Rick Belhumeur, the Flagler Beach city commissioner, had sold Leonard Fries the boat that sat in front of Fries’s now-demolished house on South Daytona Avenue a while back. The boat, almost as old as the house, was spared. The 63-year-old house, which burned overnight, starting at 3 a.m and into dawn, is a total loss. Belhumeur surveyed the scene on a couple of occasions this morning. When he texted Fries to inquire about him, Fries, the owner of Lenny’s New York Pizza on South Nova Road in Ormond Beach, texted back: No insurance. I’m screwed. All my money was in the house.”
It was one of two fires Flagler Beach firefighters battled this weekend. The first took place Friday afternoon at the north end of town, at the hulking three-story, salmon-colored structure at the corner of 9th Street and North Oceanshore Boulevard (see a video here). Authorities said an electrical panel at the back end of the structure caught fire, burning parts of a copse of palm trees there and penetrating only partially into the structure, though firefighters had to pierce the wall in a few places to ensure that the fire wasn’t spreading. Much of the rest of the 5,000-square-foot building, built 30 years ago, looks intact. No one was injured.
For Fries’s house, it’s a different story.
“We were on a call on A1A right before it,” the Flagler Beach Fire Department’s Lt. David Kennedy, who took command of the house fire scene, said, referring to his crew at about 3 a.m. this morning. “and we were driving back to the station on A1A. We smelled a lot of smoke, we drove through heavy smoke. We turned around on 12th or 13th and came up Central, and when we got to about Central and 14th is when we got paged out. So we were just two blocks away. When we pulled up there was heavy fire right here.” The firefighters were paged at 3:04 a.m. (When Kennedy was recounting the night’s work this morning, he had been on duty about 27 hours.)
He pointed to the central area of the one-level house, what would have been the living room, flanked on the south side of the house by a garage and on the other by what appeared as a later addition to the house. Property records show only a deck and a brick patio added in 2012, with the rest all built in 1953.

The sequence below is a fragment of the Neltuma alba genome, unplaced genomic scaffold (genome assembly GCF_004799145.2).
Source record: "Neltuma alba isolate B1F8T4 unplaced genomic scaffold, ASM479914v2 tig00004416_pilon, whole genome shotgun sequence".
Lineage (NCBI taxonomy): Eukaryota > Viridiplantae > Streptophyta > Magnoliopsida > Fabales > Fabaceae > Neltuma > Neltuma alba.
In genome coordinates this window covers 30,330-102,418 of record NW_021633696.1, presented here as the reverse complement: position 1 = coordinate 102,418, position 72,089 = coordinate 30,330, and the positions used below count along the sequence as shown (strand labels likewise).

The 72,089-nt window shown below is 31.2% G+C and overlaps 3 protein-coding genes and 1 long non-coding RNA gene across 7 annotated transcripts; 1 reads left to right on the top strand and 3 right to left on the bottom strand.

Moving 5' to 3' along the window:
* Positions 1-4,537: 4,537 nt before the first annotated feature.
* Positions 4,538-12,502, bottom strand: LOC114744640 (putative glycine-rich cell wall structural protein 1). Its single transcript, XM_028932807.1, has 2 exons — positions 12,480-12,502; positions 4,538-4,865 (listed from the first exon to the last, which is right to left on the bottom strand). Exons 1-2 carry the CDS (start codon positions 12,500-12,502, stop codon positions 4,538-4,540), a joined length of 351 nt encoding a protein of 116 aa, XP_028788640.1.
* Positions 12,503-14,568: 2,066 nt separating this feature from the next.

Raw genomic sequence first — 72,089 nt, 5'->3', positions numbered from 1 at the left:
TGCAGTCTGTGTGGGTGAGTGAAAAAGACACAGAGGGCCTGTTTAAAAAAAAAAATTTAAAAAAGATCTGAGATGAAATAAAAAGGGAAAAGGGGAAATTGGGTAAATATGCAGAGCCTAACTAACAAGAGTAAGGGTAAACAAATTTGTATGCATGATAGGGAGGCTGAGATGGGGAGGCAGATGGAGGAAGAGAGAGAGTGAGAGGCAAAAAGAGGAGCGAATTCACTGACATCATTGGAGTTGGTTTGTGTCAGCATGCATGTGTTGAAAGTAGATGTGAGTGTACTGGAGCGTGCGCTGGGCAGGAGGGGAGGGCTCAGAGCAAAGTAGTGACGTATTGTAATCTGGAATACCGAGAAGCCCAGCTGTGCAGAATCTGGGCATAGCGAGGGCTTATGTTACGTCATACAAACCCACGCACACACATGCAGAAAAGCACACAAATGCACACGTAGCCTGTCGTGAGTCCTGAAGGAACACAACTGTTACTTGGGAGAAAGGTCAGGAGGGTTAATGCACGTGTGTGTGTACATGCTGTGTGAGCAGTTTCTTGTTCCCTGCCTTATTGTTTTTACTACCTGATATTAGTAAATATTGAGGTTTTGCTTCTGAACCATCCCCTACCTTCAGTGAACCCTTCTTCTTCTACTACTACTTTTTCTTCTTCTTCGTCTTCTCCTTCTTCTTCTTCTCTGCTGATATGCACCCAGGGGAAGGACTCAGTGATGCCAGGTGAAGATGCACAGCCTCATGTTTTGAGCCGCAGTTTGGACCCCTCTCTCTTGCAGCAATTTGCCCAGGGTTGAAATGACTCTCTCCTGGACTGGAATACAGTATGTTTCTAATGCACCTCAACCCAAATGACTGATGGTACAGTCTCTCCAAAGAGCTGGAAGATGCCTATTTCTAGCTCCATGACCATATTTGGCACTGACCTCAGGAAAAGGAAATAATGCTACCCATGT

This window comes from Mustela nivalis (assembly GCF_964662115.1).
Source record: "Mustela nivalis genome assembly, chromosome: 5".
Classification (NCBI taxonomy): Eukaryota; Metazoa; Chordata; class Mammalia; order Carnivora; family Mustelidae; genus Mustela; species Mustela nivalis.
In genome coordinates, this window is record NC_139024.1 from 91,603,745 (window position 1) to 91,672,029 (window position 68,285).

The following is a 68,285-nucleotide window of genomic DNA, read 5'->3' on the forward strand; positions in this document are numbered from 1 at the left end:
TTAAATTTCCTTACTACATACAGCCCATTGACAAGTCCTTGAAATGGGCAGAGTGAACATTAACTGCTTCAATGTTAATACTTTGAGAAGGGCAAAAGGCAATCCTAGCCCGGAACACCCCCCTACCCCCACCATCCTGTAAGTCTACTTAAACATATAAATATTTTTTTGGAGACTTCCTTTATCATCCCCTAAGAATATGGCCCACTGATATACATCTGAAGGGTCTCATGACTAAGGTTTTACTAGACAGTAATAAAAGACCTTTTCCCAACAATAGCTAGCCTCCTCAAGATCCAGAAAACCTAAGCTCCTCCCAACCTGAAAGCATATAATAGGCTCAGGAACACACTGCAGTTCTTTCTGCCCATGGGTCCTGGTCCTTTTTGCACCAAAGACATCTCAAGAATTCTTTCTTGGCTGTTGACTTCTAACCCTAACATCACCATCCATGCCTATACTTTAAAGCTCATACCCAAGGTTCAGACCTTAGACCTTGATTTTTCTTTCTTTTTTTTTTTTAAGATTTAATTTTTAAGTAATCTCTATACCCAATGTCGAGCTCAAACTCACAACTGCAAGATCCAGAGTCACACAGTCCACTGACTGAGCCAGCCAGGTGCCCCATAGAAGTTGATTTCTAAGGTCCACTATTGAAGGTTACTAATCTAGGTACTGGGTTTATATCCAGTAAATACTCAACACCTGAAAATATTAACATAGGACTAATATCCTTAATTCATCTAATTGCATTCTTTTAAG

When firefighters arrived at the scene, a neighbor told them that he believed the house was occupied. It wasn’t, but the firefighters’ initial moments were carried out on the assumption that residents were still inside. When Kennedy got to the back of the house, the back door was melted, and his reading on the thermal imagining camera read over 800 degrees in the central room. “So when I came back around, I had the first unit just start hitting the fire from the outside here and had Engine 92 do a VES, a vent-entered search of the bedrooms along the side there, because at this time we were going with the [assumption] that there’s people in here.”
Once the search was conducted, the neighbor told the firefighters he’d just been on the phone with the homeowner, who was out of town.
The fire had spread throughout the attic, and within a couple of minutes of the firefighters arriving at the scene, it had “vented” through the roof, “meaning it burned a hole—it had been burning for a good while—and it burned a hole in the roof,” Kennedy said. “Once it does that, it just pulls that oxygen and it just goes quicker.”